- whistler's mother,
- whistler, james,
- whistler, james abbott mcneill,
- whistling buoy,
- whistling duck,
- whistling swan,
- whit monday
Origin of whistling
verb (used without object), whis·tled, whis·tling.
verb (used with object), whis·tled, whis·tling.
Origin of whistle
Examples from the Web for whistling
When my first novel, Whistling in the Dark, was declared a breakout hit and New York Times bestseller, I was utterly bowled over.
They called him Jolly because he was always happy, singing and whistling.The Stacks: The Neville Brothers Stake Their Claim as Bards of the Bayou|John Ed Bradley|April 27, 2014|DAILY BEAST
I knew every volume by its colour and examined them all, passing slowly around the library and whistling to keep up my spirits.Read ‘The King in Yellow,’ the ‘True Detective’ Reference That’s the Key to the Show|Robert W. Chambers|February 20, 2014|DAILY BEAST
The whistling through the steel also continued from on high, but now it was clear it should not have seemed eerie at all.New York City’s Sandy Disaster: A Meteorological 9/11?|Michael Daly|October 30, 2012|DAILY BEAST
These coping strategies and this hopefulness seem to me to be a lot of whistling in the dark.
The only occupant of Number 25 who seemed to be happy that night was Songbird, who came in whistling gaily.The Rover Boys on a Tour|Arthur M. Winfield
Symptoms: Cough, rapid breathing, whistling, rattling and bubbling in throat.
After the game he rolled up to his house perfectly satisfied, whistling to himself.The Loom of Youth|Alec Waugh
She ran home through the moonlight, bareheaded, whistling as carelessly as a boy.The Odds|Ethel M. Dell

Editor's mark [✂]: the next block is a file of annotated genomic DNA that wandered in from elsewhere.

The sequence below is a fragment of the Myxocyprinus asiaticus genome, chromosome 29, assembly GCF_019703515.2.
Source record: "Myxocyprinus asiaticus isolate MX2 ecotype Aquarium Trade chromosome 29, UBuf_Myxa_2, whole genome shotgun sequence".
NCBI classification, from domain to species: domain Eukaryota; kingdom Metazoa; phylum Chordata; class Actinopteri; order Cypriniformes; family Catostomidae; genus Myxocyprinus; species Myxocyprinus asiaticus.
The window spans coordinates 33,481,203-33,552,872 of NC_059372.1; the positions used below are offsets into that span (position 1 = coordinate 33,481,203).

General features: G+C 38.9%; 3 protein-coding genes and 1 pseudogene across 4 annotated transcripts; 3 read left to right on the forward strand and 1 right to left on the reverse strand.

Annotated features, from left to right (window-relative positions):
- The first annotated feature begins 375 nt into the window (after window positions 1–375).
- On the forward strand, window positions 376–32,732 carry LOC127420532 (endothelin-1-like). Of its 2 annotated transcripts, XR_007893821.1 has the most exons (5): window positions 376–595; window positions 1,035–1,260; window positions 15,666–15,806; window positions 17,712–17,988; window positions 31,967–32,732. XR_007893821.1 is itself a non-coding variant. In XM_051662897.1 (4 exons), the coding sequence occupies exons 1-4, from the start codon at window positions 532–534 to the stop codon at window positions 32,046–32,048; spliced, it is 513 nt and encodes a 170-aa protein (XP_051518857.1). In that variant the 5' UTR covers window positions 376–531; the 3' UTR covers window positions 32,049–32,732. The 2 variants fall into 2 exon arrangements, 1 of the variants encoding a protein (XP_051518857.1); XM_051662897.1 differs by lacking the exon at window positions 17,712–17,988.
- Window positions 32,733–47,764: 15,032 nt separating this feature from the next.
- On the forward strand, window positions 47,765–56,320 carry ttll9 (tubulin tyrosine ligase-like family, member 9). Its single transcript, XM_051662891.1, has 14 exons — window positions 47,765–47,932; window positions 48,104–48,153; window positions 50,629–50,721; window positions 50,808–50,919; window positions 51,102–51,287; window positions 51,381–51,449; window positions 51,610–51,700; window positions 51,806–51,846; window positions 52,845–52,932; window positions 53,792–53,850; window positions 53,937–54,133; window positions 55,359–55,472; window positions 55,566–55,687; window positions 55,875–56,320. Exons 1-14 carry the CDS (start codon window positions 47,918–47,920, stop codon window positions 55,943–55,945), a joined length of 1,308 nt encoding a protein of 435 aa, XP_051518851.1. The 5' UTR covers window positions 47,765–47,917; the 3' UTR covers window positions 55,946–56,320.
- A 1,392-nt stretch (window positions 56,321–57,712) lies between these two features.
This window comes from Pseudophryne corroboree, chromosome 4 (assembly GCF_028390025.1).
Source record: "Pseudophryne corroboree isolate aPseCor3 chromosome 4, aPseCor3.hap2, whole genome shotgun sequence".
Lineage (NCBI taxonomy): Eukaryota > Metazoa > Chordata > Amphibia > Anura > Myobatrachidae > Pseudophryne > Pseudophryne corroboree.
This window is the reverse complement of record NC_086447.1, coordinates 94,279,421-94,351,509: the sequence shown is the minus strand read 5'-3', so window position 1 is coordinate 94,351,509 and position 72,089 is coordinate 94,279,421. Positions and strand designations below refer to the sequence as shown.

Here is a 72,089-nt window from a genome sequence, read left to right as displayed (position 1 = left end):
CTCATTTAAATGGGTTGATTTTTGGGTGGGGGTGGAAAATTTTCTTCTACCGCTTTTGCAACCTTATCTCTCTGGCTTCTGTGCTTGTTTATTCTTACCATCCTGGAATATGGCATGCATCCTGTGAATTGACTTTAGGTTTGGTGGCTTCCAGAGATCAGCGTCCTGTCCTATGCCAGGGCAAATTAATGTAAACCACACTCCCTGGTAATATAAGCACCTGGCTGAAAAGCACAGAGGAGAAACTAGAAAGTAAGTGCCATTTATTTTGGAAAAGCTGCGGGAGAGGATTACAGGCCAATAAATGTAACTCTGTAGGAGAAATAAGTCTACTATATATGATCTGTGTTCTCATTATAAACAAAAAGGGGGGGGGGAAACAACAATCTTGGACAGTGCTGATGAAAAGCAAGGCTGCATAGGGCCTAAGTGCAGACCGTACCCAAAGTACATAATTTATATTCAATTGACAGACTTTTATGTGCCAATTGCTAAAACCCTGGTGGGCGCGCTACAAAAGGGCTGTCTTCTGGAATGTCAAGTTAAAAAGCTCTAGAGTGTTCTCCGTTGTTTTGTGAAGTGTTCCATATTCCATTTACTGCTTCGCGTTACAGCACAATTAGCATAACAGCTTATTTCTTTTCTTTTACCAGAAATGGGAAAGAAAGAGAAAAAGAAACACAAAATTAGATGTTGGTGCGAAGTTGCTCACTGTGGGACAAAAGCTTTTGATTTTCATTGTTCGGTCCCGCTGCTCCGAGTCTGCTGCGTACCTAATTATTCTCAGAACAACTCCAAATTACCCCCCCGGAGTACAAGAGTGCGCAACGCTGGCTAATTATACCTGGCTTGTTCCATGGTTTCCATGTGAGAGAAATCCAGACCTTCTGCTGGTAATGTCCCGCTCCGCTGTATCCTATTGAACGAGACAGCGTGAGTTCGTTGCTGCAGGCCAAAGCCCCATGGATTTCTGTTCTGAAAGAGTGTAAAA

An engine that expends all its steam in whistling, has nothing left with which to turn wheels.The Simple Life|Charles Wagner
- to inform (on)
- to bring a stop (to)
Word Origin for whistle
"tubular musical instrument," Old English hwistle (see whistle (v.)). To wet one's whistle "take a drink" (late 14c.) originally may have referred to pipes, or be an allusion to the throat as a sort of pipe. Phrase clean as a whistle is recorded from 1878. Railroad whistle stop (at which trains stop only if the engineer hears a signal from the station) is recorded from 1934.
Old English hwistlian, from Proto-Germanic *khwis-, of imitative origin. Used also in Middle English of the hissing of serpents. Related: Whistled; whistling. To whistle for (with small prospect of getting) is probably from nautical whistling for a wind. To whistle "Dixie" is from 1940.
In addition to the idioms beginning with whistle
- whistle Dixie
- whistle for
- whistle in the dark
- blow the whistle on
- clean as a whistle
- slick as a whistle
- wet one's whistle